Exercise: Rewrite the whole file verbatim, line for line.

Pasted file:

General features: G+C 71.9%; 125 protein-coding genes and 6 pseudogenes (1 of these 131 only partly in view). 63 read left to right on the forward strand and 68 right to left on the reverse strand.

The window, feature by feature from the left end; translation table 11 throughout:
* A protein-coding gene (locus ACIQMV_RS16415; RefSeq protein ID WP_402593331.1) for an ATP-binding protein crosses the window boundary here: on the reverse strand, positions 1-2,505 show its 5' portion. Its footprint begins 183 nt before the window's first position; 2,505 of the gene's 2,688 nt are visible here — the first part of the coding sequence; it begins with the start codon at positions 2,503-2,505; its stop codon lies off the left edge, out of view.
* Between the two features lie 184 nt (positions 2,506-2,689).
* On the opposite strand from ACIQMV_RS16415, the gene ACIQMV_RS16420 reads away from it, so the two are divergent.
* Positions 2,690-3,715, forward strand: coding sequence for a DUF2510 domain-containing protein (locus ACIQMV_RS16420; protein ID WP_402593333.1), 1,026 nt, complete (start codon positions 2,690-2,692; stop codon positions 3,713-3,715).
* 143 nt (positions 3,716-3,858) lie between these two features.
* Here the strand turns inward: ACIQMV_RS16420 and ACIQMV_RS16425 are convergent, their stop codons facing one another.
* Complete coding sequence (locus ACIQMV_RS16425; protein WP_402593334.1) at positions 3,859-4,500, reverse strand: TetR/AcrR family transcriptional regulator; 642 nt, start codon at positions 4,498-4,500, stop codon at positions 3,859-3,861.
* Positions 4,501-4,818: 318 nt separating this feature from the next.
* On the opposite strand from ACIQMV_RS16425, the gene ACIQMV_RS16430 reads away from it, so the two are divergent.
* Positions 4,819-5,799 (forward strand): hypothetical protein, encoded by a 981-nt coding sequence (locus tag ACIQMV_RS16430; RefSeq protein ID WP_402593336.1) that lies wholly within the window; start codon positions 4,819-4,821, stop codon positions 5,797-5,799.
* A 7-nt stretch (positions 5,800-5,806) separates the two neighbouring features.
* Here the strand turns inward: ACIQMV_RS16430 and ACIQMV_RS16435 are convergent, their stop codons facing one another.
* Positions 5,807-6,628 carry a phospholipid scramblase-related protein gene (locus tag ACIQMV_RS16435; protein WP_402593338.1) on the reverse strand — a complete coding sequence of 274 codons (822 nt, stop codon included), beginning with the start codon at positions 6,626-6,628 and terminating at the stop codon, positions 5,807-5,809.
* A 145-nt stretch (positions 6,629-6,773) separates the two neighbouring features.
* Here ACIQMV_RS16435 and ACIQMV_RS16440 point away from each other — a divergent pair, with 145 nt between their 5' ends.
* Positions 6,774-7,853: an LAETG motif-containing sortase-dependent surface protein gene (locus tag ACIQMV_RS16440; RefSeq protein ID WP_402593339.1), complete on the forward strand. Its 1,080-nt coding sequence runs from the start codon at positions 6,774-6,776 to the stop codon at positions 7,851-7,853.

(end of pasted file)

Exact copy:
General features: G+C 71.9%; 125 protein-coding genes and 6 pseudogenes (1 of these 131 only partly in view). 63 read left to right on the forward strand and 68 right to left on the reverse strand.

The window, feature by feature from the left end; translation table 11 throughout:
* A protein-coding gene (locus ACIQMV_RS16415; RefSeq protein ID WP_402593331.1) for an ATP-binding protein crosses the window boundary here: on the reverse strand, positions 1-2,505 show its 5' portion. Its footprint begins 183 nt before the window's first position; 2,505 of the gene's 2,688 nt are visible here — the first part of the coding sequence; it begins with the start codon at positions 2,503-2,505; its stop codon lies off the left edge, out of view.
* Between the two features lie 184 nt (positions 2,506-2,689).
* On the opposite strand from ACIQMV_RS16415, the gene ACIQMV_RS16420 reads away from it, so the two are divergent.
* Positions 2,690-3,715, forward strand: coding sequence for a DUF2510 domain-containing protein (locus ACIQMV_RS16420; protein ID WP_402593333.1), 1,026 nt, complete (start codon positions 2,690-2,692; stop codon positions 3,713-3,715).
* 143 nt (positions 3,716-3,858) lie between these two features.
* Here the strand turns inward: ACIQMV_RS16420 and ACIQMV_RS16425 are convergent, their stop codons facing one another.
* Complete coding sequence (locus ACIQMV_RS16425; protein WP_402593334.1) at positions 3,859-4,500, reverse strand: TetR/AcrR family transcriptional regulator; 642 nt, start codon at positions 4,498-4,500, stop codon at positions 3,859-3,861.
* Positions 4,501-4,818: 318 nt separating this feature from the next.
* On the opposite strand from ACIQMV_RS16425, the gene ACIQMV_RS16430 reads away from it, so the two are divergent.
* Positions 4,819-5,799 (forward strand): hypothetical protein, encoded by a 981-nt coding sequence (locus tag ACIQMV_RS16430; RefSeq protein ID WP_402593336.1) that lies wholly within the window; start codon positions 4,819-4,821, stop codon positions 5,797-5,799.
* A 7-nt stretch (positions 5,800-5,806) separates the two neighbouring features.
* Here the strand turns inward: ACIQMV_RS16430 and ACIQMV_RS16435 are convergent, their stop codons facing one another.
* Positions 5,807-6,628 carry a phospholipid scramblase-related protein gene (locus tag ACIQMV_RS16435; protein WP_402593338.1) on the reverse strand — a complete coding sequence of 274 codons (822 nt, stop codon included), beginning with the start codon at positions 6,626-6,628 and terminating at the stop codon, positions 5,807-5,809.
* A 145-nt stretch (positions 6,629-6,773) separates the two neighbouring features.
* Here ACIQMV_RS16435 and ACIQMV_RS16440 point away from each other — a divergent pair, with 145 nt between their 5' ends.
* Positions 6,774-7,853: an LAETG motif-containing sortase-dependent surface protein gene (locus tag ACIQMV_RS16440; RefSeq protein ID WP_402593339.1), complete on the forward strand. Its 1,080-nt coding sequence runs from the start codon at positions 6,774-6,776 to the stop codon at positions 7,851-7,853.